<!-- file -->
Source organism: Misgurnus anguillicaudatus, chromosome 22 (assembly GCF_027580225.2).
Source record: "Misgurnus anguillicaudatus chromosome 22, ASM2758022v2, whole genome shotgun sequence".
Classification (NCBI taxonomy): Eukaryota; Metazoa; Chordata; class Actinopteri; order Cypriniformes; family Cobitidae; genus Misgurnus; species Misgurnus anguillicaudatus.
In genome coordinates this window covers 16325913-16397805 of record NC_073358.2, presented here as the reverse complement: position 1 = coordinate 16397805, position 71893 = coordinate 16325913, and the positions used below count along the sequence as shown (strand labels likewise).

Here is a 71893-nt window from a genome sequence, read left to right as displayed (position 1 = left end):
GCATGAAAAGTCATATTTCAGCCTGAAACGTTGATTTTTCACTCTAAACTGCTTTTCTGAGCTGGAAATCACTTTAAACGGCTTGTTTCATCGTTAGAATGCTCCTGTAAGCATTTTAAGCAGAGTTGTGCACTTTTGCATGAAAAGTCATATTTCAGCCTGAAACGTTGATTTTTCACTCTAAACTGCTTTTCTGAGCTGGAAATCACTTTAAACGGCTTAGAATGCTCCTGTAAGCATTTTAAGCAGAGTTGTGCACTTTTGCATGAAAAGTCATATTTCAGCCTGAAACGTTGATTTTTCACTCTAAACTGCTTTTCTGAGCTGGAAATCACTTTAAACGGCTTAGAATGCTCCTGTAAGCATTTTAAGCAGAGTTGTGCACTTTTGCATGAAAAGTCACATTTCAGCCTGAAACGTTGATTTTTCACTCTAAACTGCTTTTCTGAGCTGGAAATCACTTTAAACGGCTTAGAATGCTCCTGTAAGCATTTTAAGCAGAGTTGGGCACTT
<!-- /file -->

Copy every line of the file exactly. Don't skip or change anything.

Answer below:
Source organism: Misgurnus anguillicaudatus, chromosome 22 (assembly GCF_027580225.2).
Source record: "Misgurnus anguillicaudatus chromosome 22, ASM2758022v2, whole genome shotgun sequence".
Classification (NCBI taxonomy): Eukaryota; Metazoa; Chordata; class Actinopteri; order Cypriniformes; family Cobitidae; genus Misgurnus; species Misgurnus anguillicaudatus.
In genome coordinates this window covers 16325913-16397805 of record NC_073358.2, presented here as the reverse complement: position 1 = coordinate 16397805, position 71893 = coordinate 16325913, and the positions used below count along the sequence as shown (strand labels likewise).

Here is a 71893-nt window from a genome sequence, read left to right as displayed (position 1 = left end):
GCATGAAAAGTCATATTTCAGCCTGAAACGTTGATTTTTCACTCTAAACTGCTTTTCTGAGCTGGAAATCACTTTAAACGGCTTGTTTCATCGTTAGAATGCTCCTGTAAGCATTTTAAGCAGAGTTGTGCACTTTTGCATGAAAAGTCATATTTCAGCCTGAAACGTTGATTTTTCACTCTAAACTGCTTTTCTGAGCTGGAAATCACTTTAAACGGCTTAGAATGCTCCTGTAAGCATTTTAAGCAGAGTTGTGCACTTTTGCATGAAAAGTCATATTTCAGCCTGAAACGTTGATTTTTCACTCTAAACTGCTTTTCTGAGCTGGAAATCACTTTAAACGGCTTAGAATGCTCCTGTAAGCATTTTAAGCAGAGTTGTGCACTTTTGCATGAAAAGTCACATTTCAGCCTGAAACGTTGATTTTTCACTCTAAACTGCTTTTCTGAGCTGGAAATCACTTTAAACGGCTTAGAATGCTCCTGTAAGCATTTTAAGCAGAGTTGGGCACTT